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Jun. 5, 2020
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Why can’t I sell my luxury home?

By Bev Knight
The concept of a “luxury” home has changed significantly since the great recession a decade ago. Before, luxury was all about square footage and showy features. It reflected the philosophy of “go big, or go home.” Today, affluent buyers are looking for manageable sized homes with extraordinary designer finishes and well-thought-out functionality. This creates challenges for homeowners who are trying to sell large homes built before 2007 even if they have the top-of-the-line finishes from that time. 
Technically, a “luxury” home is one that sells in the top 10 percent of that market; but, for the purpose of this discussion, we will call any lake home over $1 million a luxury home. Here are some tips and considerations in that category.
Numbers don’t lie: According to the FMLS 2019 stats, Lake Lanier homes listed at over $1 million sell at a rate of just under two per month. At the time of this writing, there are 47 for sale; so there is approximately 23 months of inventory in that market. Six months of inventory is considered a balanced market, so for luxury lake homes it’s definitely a buyer’s market.

Many frustrated owners withdraw their listings or let them expire because they are disappointed with the level of activity and don’t like the odds. Hopefully, the information below will help you make your home stand out. You don’t have to be the best home on the lake. You simply have to be near the top in your price range. Keep in mind that the average luxury lake home sells for around 92 percent of list price, so consider that in determining your pricing.
Buyer expectations: Buyers who can afford this type of home are usually smart, prepared, and picky. Typically, these are the features they’ll ask for: deep water, great view, easy walk to the lake, pool (or room to build one), completely up-to-date and offered at a great price. Some agents call that a “unicorn” because even in this price range, that is a hard-to-find combination. Many affluent buyers look for years without finding what they want and refuse to settle. Sometimes one outstanding feature, such as a fantastic lake lot, will trump the desire for a perfectly updated home. More often, a beautiful home is built on a mediocre lot, and those are the hardest to sell.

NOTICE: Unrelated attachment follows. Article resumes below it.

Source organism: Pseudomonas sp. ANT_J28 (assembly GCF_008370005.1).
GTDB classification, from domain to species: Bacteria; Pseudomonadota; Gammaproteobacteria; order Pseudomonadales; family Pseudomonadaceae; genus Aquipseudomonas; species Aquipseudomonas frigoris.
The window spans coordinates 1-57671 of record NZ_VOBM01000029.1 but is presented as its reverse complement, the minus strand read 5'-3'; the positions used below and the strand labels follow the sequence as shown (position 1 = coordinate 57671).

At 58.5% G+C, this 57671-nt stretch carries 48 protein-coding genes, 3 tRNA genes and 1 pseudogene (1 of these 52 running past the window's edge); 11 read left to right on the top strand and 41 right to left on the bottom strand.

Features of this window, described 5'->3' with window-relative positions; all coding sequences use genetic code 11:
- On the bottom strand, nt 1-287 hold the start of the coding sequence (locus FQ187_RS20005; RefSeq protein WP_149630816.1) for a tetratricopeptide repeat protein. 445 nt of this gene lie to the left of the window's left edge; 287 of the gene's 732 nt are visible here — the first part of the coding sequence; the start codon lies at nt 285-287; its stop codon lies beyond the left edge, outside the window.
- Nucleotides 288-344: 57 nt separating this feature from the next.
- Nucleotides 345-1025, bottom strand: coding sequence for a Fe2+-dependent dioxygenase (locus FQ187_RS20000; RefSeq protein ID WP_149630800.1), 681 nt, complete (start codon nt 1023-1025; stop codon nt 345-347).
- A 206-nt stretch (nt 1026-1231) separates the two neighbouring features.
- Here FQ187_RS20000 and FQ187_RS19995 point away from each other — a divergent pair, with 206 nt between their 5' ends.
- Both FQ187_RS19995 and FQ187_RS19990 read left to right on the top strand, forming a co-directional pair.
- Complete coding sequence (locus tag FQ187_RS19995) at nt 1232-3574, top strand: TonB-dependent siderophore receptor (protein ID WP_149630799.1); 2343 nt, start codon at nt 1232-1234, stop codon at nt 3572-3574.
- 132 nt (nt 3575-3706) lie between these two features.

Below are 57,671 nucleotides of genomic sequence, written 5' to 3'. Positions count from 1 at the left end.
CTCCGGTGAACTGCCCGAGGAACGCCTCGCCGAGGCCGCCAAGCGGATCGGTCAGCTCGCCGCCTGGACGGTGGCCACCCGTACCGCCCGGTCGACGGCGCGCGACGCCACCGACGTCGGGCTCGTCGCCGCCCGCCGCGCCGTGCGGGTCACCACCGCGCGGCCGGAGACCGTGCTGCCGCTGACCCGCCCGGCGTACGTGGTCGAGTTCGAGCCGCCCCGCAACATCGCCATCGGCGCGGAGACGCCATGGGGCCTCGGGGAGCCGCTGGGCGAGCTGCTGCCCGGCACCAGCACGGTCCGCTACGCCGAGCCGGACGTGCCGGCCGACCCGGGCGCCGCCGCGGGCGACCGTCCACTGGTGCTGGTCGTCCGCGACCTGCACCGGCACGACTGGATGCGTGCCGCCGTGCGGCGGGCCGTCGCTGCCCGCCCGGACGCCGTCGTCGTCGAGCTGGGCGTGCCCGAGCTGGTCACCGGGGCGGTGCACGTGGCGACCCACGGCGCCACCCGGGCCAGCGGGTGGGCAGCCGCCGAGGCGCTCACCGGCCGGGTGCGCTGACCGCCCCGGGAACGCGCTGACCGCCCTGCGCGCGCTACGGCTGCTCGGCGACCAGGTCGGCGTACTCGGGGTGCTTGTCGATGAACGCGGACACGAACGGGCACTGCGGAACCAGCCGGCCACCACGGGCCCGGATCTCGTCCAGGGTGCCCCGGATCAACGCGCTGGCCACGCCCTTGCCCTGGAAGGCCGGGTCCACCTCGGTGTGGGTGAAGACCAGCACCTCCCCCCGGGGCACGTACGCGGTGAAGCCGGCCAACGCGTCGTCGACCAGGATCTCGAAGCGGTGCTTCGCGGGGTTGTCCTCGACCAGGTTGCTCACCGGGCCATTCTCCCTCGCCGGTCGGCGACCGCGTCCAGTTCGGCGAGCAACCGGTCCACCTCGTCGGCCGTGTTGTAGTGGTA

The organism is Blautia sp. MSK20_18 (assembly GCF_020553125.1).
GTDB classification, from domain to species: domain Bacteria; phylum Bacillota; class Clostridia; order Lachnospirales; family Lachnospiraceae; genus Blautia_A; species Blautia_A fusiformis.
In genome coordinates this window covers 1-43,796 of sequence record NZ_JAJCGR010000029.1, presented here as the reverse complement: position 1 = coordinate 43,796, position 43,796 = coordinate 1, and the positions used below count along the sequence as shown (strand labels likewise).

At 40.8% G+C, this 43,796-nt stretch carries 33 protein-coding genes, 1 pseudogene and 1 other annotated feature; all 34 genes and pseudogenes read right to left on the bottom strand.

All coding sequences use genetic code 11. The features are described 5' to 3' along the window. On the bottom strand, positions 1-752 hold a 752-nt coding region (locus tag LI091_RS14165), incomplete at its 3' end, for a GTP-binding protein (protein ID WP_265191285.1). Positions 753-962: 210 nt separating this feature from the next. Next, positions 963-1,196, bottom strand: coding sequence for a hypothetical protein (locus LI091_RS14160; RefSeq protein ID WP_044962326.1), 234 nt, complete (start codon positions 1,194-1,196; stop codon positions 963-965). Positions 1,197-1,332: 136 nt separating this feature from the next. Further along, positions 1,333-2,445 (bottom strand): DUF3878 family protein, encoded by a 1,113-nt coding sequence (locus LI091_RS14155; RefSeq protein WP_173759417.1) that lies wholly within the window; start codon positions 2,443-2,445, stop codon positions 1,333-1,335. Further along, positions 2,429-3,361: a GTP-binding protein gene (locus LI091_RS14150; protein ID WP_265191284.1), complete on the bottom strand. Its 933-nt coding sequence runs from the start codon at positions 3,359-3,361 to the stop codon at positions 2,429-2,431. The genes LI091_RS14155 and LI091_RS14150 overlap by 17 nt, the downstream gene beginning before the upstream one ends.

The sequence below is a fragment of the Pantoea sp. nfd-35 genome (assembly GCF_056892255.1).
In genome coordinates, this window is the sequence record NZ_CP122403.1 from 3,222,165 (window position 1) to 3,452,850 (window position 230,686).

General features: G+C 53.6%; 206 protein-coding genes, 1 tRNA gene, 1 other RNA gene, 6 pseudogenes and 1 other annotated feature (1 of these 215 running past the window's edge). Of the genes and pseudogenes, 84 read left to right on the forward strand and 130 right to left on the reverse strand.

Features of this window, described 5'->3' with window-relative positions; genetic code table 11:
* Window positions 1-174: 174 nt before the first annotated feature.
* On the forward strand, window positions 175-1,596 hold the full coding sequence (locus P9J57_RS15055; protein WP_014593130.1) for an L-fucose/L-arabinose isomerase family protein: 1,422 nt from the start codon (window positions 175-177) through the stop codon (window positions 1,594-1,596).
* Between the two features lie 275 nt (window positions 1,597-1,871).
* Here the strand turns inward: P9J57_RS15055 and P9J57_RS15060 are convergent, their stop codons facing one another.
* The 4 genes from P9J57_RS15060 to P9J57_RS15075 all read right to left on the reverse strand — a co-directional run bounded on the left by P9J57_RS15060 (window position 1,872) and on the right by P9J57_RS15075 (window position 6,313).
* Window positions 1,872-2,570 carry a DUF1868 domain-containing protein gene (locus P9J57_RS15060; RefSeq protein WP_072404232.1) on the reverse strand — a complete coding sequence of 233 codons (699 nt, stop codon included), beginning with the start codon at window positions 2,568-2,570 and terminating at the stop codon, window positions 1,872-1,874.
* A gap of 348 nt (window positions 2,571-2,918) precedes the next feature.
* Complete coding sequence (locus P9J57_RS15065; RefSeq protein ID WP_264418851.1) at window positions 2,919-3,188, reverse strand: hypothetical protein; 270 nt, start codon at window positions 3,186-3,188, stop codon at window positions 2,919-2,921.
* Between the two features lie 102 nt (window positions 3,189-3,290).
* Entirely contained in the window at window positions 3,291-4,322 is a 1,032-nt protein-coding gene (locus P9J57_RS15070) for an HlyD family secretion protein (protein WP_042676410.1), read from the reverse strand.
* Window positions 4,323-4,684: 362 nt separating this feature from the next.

Keep in mind that every lake house is unique. You may know of another similar house that sold for more than the appraiser or your agent is suggesting yours is worth; however, they are also considering the view, walk to lake, water depth, type of dock, current demand, location and neighborhood. Those factors definitely affect the value. 
No showings: If your home is listed on the FMLS as well as the GA MLS and you’ve had no showings, you are way overpriced. Period. The end. You may want to consider getting an objective appraisal from a LAKE appraiser. It should cost under $500 and will save you months of frustration. Keep in mind that the appraiser may determine your top dollar, and you might not get that price from a buyer. But at the very least, the appraisal will help you develop realistic expectations of what your lake home might bring. An experienced lake agent should also be able to give you some guidance on a realistic list price.
Staging: If you have had showings but no offers, you may need help staging your home to sell. There are professional stagers as well as real estate agents who have staging expertise who can help. It is common to see a home that has languished on the market sell right away after it is properly staged. If you are hearing that your home is too small, you definitely need some staging advice. Are you blocking your lake view? Do you have cute personal pictures everywhere diverting the buyer’s attention from the house? Do you have too much furniture taking up all the floor space? To a buyer, floor space equals size. If they can’t see much floor, the home may seem smaller than it really is. Does your furniture arrangement point the room’s focus to the lake? Does your landscaping convey value and care for the home? These are questions a stager or agent with lake experience can help you answer.